An unresolved question is how HIV‐1 achieves efficient replication in terminally differentiated macrophages despite the restriction factor SAMHD1. We reveal inducible changes in expression of cell cycle‐associated proteins including MCM2 and cyclins A, E, D1/D3 in macrophages, without evidence for DNA synthesis or mitosis. These changes are induced by activation of the Raf/MEK/ERK kinase cascade, culminating in upregulation of CDK1 with subsequent SAMHD1 T592 phosphorylation and deactivation of its antiviral activity. HIV infection is limited to these G1‐like phase macrophages at the single‐cell level. Depletion of SAMHD1 in macrophages decouples the association between infection and expression of cell cycle‐associated proteins, with terminally differentiated macrophages becoming highly susceptible to HIV‐1. We observe both embryo‐derived and monocyte‐derived tissue‐resident macrophages in a G1‐like phase at frequencies approaching 20%, suggesting how macrophages sustain HIV‐1 replication in vivo. Finally, we reveal a SAMHD1‐dependent antiretroviral activity of histone deacetylase inhibitors acting via p53 activation. These data provide a basis for host‐directed therapeutic approaches aimed at limiting HIV‐1 burden in macrophages that may contribute to curative interventions.
Here, we show that macrophages are found in both G0‐ and G1‐like phases, and the latter are permissive to HIV‐1 due to the canonical Raf/MEK/ERK pathway which deactivates SAMHD1 by CDK1‐mediated phosphorylation at T592. Therefore, HIV‐1 does not need to encode a SAMHD1 antagonist.
Macrophages transition between a classical G0 quiescent state and a G1‐like state, with the latter representing up to 20% of tissue macrophages.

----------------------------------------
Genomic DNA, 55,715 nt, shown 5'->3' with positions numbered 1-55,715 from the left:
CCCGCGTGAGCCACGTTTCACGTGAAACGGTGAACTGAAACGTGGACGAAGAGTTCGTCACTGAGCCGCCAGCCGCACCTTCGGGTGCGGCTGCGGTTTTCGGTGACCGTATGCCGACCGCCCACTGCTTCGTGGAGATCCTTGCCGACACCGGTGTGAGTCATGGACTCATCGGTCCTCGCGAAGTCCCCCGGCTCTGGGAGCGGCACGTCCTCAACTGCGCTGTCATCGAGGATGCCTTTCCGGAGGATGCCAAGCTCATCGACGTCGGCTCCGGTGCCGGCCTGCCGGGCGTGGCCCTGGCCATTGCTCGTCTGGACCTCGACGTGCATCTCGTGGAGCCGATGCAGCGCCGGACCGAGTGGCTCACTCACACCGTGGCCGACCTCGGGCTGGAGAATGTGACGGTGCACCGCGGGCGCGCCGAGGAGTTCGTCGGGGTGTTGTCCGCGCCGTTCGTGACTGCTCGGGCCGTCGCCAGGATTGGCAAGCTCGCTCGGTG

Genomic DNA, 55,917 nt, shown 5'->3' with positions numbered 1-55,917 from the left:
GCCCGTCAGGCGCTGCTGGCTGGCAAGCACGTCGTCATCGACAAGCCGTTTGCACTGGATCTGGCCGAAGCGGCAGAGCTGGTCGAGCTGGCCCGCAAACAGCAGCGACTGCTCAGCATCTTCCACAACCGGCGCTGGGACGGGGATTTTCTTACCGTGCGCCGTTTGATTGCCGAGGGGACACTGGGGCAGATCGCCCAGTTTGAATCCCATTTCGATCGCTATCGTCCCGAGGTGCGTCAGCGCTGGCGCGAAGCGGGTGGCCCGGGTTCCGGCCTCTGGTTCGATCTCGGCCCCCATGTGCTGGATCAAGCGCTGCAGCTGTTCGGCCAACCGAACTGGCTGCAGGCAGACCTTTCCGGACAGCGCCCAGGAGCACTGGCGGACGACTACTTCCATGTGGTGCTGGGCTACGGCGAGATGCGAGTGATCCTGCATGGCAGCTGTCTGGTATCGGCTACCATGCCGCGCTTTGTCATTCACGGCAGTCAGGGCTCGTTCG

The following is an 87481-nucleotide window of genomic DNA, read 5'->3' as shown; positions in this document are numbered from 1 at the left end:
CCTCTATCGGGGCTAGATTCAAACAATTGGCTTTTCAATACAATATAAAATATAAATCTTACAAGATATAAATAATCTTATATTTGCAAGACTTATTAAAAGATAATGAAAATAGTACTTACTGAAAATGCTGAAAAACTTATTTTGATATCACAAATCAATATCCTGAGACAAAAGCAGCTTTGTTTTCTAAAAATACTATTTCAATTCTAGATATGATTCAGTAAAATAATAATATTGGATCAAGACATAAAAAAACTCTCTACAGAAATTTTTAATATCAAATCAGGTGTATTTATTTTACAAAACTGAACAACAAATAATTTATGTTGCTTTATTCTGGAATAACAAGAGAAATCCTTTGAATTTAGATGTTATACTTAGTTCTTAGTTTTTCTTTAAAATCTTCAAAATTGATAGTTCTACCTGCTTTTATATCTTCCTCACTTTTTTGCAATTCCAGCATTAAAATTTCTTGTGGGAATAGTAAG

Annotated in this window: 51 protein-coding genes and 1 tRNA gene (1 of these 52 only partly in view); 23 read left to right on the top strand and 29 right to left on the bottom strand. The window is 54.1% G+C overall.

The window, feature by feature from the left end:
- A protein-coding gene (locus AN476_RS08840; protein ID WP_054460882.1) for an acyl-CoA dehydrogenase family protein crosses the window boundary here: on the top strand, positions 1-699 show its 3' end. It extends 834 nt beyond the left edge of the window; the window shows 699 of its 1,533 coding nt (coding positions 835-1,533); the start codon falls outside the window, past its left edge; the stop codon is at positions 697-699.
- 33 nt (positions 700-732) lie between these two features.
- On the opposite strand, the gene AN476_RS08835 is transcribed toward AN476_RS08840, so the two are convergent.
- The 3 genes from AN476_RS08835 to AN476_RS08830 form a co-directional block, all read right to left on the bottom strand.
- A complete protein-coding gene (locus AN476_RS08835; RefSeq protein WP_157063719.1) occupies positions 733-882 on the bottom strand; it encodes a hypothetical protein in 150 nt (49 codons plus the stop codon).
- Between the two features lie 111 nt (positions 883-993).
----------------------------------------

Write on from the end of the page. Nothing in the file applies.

G0–G1 transition is regulated by the Raf/MEK/ERK pathway, associated with increased CDK1 protein, SAMHD1 T592 phosphorylation and a permissivity window to HIV‐1 infection.
Histone deacetylase inhibitors possess SAMHD1‐dependent antiretroviral activity acting via p53 activation.
SAMHD1, a deoxynucleotide‐triphosphate (dNTP) hydrolase, restricts HIV‐1 reverse transcription (RT) through decreasing levels of dNTPs (Goldstone et al, 2011; Lahouassa et al, 2012; Schmidt et al, 2015). SAMHD1 phosphorylation at position T592 mediated by cyclin‐dependent kinases CDK1/2 (Cribier et al, 2013; White et al, 2013) in actively dividing cells impairs the dNTP hydrolase activity and allows viral DNA synthesis to occur (Cribier et al, 2013; Arnold et al, 2015). Some lentiviruses have evolved countermeasures against SAMHD1; for example, the HIV‐2/SIVsm lineage encodes the Vpx protein that degrades SAMHD1 and allows infection of otherwise SAMHD1‐positive target cells (Kaushik et al, 2009; Hrecka et al, 2011; Laguette et al, 2011). How pandemic HIV‐1 strains achieve efficient infection of terminally differentiated macrophages in vivo without a Vpx‐like activity has remained a significant unresolved question that has limited our understanding of HIV tropism and pathogenesis (Watters et al, 2013).